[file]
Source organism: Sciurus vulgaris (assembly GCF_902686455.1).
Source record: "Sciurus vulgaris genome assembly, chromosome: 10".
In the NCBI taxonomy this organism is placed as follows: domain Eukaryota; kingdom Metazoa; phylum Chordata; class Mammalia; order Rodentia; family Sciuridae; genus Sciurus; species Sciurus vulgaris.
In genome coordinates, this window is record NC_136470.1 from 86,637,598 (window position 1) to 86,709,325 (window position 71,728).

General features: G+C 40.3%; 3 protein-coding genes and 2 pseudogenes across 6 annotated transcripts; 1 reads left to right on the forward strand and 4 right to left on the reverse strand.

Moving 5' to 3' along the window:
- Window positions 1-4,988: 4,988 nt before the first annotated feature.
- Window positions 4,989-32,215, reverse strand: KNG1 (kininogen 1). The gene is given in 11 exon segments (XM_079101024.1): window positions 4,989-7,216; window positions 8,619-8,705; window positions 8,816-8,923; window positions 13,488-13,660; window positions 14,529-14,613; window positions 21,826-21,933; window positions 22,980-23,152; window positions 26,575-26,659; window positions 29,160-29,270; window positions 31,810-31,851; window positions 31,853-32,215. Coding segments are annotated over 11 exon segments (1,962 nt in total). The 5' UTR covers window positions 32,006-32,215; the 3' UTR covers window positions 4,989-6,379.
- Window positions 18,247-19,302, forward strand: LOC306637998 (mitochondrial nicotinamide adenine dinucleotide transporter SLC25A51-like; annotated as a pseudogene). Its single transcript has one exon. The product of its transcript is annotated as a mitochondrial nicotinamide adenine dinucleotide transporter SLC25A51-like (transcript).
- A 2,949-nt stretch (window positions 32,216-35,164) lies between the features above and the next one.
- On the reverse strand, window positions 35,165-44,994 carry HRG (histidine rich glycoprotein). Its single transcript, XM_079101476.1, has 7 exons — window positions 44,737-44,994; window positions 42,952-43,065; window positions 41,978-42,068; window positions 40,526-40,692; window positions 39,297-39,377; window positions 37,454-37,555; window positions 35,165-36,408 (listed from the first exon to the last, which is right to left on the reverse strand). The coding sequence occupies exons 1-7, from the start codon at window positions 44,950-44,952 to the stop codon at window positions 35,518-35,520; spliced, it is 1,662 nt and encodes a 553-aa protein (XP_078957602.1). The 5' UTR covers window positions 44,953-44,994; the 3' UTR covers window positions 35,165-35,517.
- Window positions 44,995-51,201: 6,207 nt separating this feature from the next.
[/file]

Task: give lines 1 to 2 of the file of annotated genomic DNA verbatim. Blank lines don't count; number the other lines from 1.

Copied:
Source organism: Sciurus vulgaris (assembly GCF_902686455.1).
Source record: "Sciurus vulgaris genome assembly, chromosome: 10".